Oklahoma’s Ban on Abortion Drugs Is Permanently Blocked, Following a New Supreme Court Ruling

The US Supreme Court has decided not to weigh in on the constitutionality of an Oklahoma law limiting access to abortion drugs.

The court had tentatively agreed to hear a challenge to the 2011 statute, which bars doctors from prescribing abortion pills, except as outlined on the FDA label. Before proceeding, however, it asked the Oklahoma Supreme Court to clarify the breadth of the law. Last Tuesday, the state court ruled that the bill effectively bans all abortion drugs, including those used to treat life-threatening ectopic pregnancies, and found that it was unconstitutional.

On Monday, the US Supreme Court responded by dismissing the case as “improvidently granted,” meaning that a 2012 ruling from a lower court, which struck the law down, will stand. For more on the case, Cline v. Oklahoma Coalition for Reproductive Justice, see Mother Jones‘s recent in-depth story.

Oklahoma is not the only place that’s clamping down on abortion drugs. Here’s an overview of other states that have restricted access:

 

A state-by-state LOOK AT abortion drug restrictions

Hover over a state to see a breakdown of restrictions in place there. Source: Guttmacher Institute.  

?

WE'LL BE BLUNT:

We need to start raising significantly more in donations from our online community of readers, especially from those who read Mother Jones regularly but have never decided to pitch in because you figured others always will. We also need long-time and new donors, everyone, to keep showing up for us.

In "It's Not a Crisis. This Is the New Normal," we explain, as matter-of-factly as we can, what exactly our finances look like, how brutal it is to sustain quality journalism right now, what makes Mother Jones different than most of the news out there, and why support from readers is the only thing that keeps us going. Despite the challenges, we're optimistic we can increase the share of online readers who decide to donate—starting with hitting an ambitious $300,000 goal in just three weeks to make sure we can finish our fiscal year break-even in the coming months.

Please learn more about how Mother Jones works and our 47-year history of doing nonprofit journalism that you don't find elsewhere—and help us do it with a donation if you can. We've already cut expenses and hitting our online goal is critical right now.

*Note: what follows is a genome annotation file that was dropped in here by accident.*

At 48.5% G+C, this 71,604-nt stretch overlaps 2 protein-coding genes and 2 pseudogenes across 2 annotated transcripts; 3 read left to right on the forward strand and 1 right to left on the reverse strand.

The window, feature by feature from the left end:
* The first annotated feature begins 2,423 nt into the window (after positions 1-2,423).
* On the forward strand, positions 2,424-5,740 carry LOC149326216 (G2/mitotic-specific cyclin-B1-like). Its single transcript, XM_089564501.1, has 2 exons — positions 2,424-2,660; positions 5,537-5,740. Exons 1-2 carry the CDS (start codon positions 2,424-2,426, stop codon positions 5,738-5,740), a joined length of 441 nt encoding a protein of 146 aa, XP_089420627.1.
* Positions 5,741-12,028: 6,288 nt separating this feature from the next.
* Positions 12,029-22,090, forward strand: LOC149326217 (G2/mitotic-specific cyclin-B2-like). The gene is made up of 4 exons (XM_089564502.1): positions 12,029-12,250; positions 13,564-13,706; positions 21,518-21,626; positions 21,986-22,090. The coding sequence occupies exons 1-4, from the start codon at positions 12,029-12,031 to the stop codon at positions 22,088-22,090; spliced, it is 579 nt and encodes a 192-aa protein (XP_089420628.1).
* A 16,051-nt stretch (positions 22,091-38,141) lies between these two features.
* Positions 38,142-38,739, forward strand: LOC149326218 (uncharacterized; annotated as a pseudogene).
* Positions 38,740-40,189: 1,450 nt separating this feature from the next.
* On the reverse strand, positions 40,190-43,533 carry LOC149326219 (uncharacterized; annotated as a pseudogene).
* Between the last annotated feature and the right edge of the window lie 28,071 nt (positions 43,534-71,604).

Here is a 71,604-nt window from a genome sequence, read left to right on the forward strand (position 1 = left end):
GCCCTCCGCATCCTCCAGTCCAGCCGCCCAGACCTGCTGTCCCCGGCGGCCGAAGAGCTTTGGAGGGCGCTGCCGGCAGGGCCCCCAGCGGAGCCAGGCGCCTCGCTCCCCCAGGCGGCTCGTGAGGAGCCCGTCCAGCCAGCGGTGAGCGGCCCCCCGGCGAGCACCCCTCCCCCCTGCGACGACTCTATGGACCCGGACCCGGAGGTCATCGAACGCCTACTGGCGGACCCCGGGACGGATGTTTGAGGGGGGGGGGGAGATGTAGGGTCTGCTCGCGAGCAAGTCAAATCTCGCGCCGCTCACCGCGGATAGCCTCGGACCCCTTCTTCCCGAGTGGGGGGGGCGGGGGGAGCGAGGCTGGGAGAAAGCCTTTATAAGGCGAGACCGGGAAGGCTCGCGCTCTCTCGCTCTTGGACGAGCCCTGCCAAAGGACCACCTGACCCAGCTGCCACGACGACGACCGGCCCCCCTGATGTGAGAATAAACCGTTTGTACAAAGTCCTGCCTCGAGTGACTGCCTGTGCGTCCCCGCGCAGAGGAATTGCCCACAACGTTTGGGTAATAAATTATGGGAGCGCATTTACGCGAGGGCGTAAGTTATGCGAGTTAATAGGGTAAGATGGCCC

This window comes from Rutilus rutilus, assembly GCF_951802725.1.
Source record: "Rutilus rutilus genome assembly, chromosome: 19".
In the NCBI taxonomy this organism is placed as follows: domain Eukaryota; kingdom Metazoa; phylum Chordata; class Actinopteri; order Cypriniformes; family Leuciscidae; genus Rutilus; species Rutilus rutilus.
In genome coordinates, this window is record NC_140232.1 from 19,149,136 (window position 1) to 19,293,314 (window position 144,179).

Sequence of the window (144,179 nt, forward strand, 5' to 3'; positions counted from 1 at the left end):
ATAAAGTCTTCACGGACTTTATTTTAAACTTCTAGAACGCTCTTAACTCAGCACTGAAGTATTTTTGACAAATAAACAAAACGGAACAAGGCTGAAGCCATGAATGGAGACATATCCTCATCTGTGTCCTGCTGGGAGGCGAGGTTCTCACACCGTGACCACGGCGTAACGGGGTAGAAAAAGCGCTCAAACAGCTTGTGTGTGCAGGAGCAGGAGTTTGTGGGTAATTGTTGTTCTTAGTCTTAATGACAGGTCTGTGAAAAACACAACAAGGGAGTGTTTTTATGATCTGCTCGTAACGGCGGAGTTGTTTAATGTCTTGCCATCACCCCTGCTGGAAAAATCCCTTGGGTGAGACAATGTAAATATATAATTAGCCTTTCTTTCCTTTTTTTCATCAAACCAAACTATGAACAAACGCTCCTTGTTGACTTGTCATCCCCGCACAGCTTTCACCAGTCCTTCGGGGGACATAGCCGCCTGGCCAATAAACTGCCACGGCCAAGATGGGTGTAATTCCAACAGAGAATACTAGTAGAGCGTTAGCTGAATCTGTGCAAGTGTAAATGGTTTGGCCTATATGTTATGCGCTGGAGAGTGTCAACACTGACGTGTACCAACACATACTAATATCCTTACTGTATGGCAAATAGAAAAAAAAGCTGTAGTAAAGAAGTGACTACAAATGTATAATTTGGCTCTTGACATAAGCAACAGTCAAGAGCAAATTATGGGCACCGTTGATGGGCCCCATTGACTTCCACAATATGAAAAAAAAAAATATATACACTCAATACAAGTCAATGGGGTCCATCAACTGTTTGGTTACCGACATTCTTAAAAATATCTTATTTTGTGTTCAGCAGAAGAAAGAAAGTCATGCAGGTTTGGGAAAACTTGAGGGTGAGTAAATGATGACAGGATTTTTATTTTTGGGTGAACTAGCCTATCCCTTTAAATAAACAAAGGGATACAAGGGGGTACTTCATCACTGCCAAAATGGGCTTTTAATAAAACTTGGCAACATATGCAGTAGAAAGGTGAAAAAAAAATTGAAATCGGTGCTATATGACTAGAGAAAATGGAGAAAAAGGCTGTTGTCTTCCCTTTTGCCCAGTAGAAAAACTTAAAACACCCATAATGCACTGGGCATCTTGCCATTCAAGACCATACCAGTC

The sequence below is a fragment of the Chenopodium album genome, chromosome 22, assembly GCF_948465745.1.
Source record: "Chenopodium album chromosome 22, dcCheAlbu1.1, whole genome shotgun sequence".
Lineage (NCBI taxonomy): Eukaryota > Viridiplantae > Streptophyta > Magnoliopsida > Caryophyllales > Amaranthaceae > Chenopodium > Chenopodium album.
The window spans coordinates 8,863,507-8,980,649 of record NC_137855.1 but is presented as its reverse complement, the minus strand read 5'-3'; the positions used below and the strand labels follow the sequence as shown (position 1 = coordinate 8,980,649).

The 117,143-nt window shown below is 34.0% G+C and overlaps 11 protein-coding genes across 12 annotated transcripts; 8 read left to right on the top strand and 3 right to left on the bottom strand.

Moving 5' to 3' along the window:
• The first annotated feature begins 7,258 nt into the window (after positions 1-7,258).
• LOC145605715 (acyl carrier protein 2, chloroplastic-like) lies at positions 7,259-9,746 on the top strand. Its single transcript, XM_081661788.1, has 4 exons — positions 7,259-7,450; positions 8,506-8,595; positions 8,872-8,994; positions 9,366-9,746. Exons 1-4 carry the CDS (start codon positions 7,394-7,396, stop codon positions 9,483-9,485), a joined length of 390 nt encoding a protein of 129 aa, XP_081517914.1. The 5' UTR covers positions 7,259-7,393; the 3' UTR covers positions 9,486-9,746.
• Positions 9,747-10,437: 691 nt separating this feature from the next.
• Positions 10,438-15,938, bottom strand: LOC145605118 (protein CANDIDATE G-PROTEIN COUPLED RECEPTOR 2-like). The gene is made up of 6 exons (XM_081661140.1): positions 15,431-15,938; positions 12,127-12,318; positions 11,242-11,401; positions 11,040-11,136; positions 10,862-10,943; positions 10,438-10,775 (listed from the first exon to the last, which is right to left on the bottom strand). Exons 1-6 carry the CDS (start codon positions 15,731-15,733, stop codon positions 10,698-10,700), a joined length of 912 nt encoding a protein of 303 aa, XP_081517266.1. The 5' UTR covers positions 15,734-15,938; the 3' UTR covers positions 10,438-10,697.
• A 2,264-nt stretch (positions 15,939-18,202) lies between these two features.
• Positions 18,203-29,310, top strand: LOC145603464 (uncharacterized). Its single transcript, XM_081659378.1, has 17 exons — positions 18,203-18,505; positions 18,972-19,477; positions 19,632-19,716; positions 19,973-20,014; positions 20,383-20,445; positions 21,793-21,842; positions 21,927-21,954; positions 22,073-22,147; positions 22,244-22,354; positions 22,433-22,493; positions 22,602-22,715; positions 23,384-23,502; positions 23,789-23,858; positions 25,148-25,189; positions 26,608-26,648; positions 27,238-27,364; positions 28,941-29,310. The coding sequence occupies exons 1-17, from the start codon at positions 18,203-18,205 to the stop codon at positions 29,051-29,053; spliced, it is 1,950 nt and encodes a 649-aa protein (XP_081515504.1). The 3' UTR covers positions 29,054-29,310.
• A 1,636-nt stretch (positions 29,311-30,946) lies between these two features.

payment methods

WE'LL BE BLUNT

We need to start raising significantly more in donations from our online community of readers, especially from those who read Mother Jones regularly but have never decided to pitch in because you figured others always will. We also need long-time and new donors, everyone, to keep showing up for us.

In "It's Not a Crisis. This Is the New Normal," we explain, as matter-of-factly as we can, what exactly our finances look like, how brutal it is to sustain quality journalism right now, what makes Mother Jones different than most of the news out there, and why support from readers is the only thing that keeps us going. Despite the challenges, we're optimistic we can increase the share of online readers who decide to donate—starting with hitting an ambitious $300,000 goal in just three weeks to make sure we can finish our fiscal year break-even in the coming months.

Please learn more about how Mother Jones works and our 47-year history of doing nonprofit journalism that you don't elsewhere—and help us do it with a donation if you can. We've already cut expenses and hitting our online goal is critical right now.

payment methods

We Recommend

Latest

Sign up for our free newsletter

Subscribe to the Mother Jones Daily to have our top stories delivered directly to your inbox.

Get our award-winning magazine

Save big on a full year of investigations, ideas, and insights.

Subscribe

Support our journalism

Help Mother Jones' reporters dig deep with a tax-deductible donation.

Donate